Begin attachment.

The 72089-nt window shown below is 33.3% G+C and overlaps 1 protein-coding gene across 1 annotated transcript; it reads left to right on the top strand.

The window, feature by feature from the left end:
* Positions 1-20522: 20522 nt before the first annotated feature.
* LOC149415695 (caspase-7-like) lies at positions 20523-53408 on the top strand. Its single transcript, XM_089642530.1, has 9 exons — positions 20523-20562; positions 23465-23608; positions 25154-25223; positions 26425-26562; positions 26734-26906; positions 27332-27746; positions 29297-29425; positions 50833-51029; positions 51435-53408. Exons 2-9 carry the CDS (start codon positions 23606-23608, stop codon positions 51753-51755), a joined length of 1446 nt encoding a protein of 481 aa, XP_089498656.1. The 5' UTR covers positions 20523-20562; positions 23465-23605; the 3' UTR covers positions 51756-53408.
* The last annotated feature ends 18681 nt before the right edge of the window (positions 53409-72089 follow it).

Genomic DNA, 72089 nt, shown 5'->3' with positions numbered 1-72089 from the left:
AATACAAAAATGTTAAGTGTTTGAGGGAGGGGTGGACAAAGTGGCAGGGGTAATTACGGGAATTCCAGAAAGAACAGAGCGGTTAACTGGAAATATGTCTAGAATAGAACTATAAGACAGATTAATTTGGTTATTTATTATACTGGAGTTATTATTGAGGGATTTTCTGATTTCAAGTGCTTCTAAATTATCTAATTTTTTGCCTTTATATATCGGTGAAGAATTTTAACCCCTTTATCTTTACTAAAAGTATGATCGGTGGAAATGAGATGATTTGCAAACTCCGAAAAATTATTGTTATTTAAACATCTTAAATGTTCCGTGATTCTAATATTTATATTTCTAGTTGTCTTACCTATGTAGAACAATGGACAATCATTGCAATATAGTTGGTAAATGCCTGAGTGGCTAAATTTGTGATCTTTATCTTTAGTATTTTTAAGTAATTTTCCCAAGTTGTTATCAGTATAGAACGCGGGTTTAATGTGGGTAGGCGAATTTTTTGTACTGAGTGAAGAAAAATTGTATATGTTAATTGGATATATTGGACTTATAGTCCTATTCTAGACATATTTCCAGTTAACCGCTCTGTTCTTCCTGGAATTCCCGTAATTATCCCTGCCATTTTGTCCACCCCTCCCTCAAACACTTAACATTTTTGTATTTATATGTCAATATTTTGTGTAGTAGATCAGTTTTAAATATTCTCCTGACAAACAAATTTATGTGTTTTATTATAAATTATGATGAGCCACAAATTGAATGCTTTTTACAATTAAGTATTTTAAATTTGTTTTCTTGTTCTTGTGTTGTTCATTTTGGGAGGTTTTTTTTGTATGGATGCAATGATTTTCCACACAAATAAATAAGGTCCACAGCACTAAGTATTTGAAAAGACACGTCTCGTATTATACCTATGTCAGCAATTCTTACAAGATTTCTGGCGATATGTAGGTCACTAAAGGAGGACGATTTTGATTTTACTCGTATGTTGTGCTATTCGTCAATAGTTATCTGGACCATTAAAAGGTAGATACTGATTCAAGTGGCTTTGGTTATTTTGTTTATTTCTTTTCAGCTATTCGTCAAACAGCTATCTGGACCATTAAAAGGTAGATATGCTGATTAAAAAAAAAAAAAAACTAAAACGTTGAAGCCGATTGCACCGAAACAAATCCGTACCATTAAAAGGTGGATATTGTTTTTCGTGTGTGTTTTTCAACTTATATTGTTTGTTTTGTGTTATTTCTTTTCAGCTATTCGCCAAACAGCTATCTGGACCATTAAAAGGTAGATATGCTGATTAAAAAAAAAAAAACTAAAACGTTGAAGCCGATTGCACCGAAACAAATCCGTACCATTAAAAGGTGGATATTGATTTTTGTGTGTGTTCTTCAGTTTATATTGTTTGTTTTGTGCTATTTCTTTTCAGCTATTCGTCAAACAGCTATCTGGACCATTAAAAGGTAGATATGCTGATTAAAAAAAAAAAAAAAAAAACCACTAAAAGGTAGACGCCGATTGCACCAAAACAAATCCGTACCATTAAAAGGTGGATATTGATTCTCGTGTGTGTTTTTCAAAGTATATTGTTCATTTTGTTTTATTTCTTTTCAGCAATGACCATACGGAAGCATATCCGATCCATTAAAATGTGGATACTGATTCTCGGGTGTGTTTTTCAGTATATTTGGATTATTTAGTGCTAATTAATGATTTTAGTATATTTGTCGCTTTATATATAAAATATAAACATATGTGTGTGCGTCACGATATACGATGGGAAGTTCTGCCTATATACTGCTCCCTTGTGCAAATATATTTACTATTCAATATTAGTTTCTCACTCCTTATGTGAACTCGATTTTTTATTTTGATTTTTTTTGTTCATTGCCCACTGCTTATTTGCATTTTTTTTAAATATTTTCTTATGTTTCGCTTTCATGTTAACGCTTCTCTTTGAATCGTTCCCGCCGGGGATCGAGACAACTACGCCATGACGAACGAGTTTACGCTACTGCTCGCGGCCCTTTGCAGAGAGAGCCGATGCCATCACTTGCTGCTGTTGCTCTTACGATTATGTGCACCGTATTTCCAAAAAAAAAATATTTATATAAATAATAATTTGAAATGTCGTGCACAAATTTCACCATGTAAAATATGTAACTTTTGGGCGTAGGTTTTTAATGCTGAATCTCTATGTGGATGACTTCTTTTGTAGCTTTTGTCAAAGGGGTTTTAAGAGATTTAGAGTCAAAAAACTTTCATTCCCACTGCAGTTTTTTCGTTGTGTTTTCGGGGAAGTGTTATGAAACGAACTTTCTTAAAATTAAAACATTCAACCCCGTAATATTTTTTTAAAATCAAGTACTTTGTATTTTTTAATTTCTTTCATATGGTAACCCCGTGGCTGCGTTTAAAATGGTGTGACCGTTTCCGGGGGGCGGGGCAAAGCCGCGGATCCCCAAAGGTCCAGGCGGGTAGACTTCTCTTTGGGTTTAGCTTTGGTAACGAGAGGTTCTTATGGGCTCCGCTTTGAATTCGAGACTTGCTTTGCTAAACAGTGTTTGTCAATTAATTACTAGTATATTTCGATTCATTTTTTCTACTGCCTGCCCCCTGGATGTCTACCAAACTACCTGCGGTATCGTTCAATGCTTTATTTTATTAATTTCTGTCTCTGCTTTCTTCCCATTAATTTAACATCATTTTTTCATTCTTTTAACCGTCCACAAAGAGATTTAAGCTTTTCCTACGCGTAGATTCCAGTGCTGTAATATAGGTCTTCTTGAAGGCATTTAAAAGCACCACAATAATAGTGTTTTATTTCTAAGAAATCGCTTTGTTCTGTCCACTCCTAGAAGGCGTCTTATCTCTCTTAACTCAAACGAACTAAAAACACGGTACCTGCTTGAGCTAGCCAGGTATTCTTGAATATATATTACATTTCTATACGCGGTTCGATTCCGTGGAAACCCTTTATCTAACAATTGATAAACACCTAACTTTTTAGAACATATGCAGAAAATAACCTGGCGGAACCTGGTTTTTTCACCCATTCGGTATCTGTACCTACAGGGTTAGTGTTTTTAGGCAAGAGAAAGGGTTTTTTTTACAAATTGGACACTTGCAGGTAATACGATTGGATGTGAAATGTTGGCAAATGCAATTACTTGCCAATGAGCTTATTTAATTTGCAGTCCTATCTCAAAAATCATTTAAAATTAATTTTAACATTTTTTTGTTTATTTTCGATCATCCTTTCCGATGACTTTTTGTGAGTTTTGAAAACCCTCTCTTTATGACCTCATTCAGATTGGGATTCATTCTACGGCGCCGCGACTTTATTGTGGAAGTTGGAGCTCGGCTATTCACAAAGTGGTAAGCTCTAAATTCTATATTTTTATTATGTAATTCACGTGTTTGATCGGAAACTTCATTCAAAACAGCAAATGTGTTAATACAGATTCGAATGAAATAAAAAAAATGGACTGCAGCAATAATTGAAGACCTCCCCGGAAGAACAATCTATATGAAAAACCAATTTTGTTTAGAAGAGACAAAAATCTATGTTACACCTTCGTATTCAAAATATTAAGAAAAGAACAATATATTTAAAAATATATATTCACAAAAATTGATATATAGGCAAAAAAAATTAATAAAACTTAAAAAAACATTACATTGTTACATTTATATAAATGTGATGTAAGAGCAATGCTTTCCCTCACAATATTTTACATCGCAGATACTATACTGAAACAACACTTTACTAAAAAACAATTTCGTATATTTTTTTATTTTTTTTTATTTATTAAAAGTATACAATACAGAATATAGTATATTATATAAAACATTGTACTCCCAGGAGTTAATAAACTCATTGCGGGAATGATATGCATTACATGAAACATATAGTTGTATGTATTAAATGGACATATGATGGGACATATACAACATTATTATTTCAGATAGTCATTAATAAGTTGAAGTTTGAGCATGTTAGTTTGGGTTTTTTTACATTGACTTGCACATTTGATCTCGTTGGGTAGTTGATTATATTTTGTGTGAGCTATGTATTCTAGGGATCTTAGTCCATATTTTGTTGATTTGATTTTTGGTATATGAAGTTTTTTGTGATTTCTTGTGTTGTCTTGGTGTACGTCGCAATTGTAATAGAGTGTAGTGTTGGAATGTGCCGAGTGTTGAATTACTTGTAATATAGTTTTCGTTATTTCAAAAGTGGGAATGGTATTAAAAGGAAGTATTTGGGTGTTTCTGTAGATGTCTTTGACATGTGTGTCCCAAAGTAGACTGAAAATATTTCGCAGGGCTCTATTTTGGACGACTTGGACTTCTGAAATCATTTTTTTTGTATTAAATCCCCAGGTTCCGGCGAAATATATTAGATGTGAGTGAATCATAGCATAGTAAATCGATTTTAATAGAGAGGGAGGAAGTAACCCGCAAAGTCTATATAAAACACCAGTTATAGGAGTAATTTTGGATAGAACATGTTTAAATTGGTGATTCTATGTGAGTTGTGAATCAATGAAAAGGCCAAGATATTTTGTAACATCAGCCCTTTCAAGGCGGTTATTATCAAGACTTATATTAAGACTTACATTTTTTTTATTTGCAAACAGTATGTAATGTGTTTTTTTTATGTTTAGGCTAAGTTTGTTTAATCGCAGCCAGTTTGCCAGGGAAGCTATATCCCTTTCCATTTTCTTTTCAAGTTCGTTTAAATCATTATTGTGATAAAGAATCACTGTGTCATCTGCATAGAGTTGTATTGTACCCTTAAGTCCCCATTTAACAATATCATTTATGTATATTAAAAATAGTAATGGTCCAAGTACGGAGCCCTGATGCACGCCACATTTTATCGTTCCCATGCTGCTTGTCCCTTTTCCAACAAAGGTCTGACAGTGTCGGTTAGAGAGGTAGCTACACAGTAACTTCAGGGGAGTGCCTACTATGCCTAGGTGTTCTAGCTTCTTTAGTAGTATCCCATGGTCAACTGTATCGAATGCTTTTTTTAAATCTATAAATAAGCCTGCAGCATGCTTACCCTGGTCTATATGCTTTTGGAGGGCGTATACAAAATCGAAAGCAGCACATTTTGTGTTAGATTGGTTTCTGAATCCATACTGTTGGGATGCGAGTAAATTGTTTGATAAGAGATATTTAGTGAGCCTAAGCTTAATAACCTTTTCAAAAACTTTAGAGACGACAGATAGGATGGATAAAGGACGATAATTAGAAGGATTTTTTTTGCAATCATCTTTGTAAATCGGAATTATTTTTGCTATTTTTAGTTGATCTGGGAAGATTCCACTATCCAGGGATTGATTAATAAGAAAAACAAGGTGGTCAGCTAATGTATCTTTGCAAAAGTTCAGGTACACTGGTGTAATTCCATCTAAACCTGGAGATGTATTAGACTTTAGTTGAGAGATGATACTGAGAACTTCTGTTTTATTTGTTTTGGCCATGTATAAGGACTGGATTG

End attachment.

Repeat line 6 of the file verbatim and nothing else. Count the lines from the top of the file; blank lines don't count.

Genomic DNA, 72089 nt, shown 5'->3' with positions numbered 1-72089 from the left: